That’s the biggest hole I can see – that and I would want to make sure that any scheme which allowed one night in X nights for free still allowed hosts to vet the guests they choose to take in, as is currently the case.

  2. 5:35 pm on 5/11/14

    There are two reasons my model has you ‘paying’ rather than Airbnb directly.

    First, you currently benefit from the system, as you didn’t have to pass health & safety tests, nor go through legal bureaucratic procedures to set up a professional B&B or hotel business, before you started making money. You undercut traditional hotels using Airbnb’s structure, making money with no conventional oversight. If the Government hits Airbnb for all that stuff (plus, for example, the possibility that some hosts don’t declare taxable income, or (more commonly I imagine) technically break their mortgage/rental agreements by subletting), it’s you hosts who’ll be screwed when the system collapses.

    The second reason is a logistic one – this proposal can be rolled out leaving the financial transaction set-up entirely unchanged, rather than introducing a new money flow. If Airbnb were meant to fund your extra night, that’s a new, separate flow of money to build.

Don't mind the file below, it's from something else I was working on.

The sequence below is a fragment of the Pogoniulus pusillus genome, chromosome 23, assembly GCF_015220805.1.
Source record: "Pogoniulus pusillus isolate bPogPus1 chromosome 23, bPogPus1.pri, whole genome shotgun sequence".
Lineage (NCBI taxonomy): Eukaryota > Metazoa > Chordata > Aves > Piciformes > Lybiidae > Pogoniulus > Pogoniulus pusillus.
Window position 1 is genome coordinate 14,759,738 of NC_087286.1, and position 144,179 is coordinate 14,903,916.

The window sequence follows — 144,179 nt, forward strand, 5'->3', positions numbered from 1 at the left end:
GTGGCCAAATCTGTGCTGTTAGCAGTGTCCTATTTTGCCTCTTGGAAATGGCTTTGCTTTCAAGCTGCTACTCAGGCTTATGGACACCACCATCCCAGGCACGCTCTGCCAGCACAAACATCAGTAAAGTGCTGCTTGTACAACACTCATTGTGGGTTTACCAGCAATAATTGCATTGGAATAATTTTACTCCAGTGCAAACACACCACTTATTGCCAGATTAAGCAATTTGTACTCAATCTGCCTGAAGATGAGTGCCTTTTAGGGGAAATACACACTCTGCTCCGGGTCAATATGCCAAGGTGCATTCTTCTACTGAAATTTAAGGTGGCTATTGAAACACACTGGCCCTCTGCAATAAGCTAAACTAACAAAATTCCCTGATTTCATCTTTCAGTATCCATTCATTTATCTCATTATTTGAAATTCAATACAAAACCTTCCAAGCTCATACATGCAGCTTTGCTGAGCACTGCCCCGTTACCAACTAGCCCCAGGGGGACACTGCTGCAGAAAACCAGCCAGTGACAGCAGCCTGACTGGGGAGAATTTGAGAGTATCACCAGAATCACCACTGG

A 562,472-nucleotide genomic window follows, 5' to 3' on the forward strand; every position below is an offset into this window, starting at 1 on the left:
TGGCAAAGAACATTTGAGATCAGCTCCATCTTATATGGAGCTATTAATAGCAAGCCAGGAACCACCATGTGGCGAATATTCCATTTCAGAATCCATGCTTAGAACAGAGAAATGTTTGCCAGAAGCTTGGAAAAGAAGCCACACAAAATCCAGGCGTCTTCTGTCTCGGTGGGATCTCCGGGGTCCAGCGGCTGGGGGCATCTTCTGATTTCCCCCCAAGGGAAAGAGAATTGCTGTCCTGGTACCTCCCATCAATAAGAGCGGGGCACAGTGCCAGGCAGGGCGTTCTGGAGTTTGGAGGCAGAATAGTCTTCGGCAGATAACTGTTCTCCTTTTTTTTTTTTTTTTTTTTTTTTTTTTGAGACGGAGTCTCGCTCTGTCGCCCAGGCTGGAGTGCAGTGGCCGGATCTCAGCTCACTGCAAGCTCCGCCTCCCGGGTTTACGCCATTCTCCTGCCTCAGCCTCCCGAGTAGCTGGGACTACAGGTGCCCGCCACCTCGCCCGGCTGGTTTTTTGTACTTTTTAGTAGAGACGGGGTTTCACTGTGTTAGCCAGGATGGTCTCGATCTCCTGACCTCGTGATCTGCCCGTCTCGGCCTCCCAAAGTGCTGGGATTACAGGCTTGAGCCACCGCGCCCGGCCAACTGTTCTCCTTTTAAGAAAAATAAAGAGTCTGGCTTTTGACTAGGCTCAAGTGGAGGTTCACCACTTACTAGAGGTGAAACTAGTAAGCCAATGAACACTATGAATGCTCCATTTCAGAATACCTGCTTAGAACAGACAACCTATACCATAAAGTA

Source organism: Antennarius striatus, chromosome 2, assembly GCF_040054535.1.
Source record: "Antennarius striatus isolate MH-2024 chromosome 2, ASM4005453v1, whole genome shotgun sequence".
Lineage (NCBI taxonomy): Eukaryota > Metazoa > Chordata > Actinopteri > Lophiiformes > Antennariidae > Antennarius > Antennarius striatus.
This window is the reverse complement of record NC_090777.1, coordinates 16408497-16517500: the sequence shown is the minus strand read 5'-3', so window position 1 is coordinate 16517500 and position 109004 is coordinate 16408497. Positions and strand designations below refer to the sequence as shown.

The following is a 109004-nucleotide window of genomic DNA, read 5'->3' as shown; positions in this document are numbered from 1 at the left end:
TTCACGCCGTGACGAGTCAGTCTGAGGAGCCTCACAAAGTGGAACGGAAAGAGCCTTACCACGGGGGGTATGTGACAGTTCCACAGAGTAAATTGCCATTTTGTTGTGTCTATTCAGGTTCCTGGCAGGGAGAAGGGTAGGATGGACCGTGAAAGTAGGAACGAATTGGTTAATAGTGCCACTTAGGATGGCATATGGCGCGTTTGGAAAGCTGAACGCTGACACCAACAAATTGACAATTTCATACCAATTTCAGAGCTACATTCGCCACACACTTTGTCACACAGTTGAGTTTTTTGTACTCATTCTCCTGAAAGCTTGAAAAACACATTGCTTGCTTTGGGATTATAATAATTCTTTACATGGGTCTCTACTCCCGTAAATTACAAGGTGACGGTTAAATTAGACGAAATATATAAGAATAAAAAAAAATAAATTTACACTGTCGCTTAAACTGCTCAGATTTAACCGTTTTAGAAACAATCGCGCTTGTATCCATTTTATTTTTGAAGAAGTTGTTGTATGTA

I guess my broader point is, we need a way to protect this new kind of hard-to-regulate but otherwise excellent web based economic model, rather than having states and established business communities trying to destroy it. This is a run at that goal, using reputational tactics, which have the side benefit of doing incredible good.

    Finally, your personal answer is easy too: just shove your price up a small amount (to £23?) to pass the cost onto your customers. Remember, all your competitors within the Airbnb structure also face the same situation, so you won’t be less competitive with them. If anything, it rebalances modestly (though only modestly) back in favour of conventional B&Bs and hotels, who your new business is currently (rightly) smashing in the balls. 🙂

  3. Charlie P
    8:03 pm on 5/11/14

    Hi Chris
    I’m commenting on this as an airbnb user, but as yet, not a host (although I have considered whether this is logistically feasible for me with work commitments)., and partly whether the hassle outweighs the income, but if I felt somebody other than myself was benefitting it would make a difference as to whether I sign up as a host.